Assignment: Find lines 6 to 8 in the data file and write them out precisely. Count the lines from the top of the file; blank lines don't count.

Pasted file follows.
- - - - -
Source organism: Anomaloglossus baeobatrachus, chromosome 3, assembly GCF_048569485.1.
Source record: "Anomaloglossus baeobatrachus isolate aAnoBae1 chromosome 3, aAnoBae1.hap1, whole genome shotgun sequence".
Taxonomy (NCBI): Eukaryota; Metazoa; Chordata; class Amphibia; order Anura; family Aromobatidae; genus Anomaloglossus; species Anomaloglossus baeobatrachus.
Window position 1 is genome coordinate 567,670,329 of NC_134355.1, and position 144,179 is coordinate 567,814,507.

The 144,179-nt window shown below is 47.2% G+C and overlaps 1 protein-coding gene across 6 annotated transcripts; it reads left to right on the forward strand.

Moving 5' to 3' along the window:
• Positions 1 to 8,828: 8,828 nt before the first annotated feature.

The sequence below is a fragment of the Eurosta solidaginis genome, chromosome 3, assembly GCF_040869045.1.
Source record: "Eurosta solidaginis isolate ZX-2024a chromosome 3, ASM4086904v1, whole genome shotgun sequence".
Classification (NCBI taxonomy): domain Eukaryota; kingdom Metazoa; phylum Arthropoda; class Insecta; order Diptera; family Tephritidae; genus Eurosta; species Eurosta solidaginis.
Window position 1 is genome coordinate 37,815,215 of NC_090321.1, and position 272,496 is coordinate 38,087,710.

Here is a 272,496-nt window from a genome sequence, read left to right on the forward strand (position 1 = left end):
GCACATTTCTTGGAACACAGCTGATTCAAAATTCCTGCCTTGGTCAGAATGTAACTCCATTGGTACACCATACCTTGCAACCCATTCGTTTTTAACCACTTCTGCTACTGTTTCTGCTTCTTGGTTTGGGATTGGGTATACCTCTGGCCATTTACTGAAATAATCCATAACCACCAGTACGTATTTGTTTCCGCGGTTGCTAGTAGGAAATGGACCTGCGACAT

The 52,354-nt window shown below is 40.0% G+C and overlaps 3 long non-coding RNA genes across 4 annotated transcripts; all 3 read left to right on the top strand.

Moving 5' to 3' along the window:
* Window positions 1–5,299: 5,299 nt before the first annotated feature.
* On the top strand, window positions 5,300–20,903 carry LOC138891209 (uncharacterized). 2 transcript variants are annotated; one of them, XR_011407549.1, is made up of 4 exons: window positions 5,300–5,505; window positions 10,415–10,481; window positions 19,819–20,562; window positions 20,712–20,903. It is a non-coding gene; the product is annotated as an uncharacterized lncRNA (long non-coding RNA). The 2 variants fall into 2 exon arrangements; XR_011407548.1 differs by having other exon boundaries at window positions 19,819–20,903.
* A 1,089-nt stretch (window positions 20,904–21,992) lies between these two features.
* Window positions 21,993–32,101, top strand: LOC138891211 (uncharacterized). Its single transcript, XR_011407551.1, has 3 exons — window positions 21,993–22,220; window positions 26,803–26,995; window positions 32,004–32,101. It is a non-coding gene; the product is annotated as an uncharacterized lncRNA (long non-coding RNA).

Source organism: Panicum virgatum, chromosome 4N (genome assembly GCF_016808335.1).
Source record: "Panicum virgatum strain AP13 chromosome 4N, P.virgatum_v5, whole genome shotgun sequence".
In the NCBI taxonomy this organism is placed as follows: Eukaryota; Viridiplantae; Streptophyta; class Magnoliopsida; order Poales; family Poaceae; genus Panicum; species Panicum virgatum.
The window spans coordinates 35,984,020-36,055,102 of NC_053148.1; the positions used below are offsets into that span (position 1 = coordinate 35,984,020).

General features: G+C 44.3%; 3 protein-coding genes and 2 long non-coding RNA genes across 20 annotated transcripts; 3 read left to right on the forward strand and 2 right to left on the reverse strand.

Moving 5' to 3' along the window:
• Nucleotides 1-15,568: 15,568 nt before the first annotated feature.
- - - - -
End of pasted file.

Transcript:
Moving 5' to 3' along the window:
• Positions 1 to 8,828: 8,828 nt before the first annotated feature.

The sequence below is a fragment of the Eurosta solidaginis genome, chromosome 3, assembly GCF_040869045.1.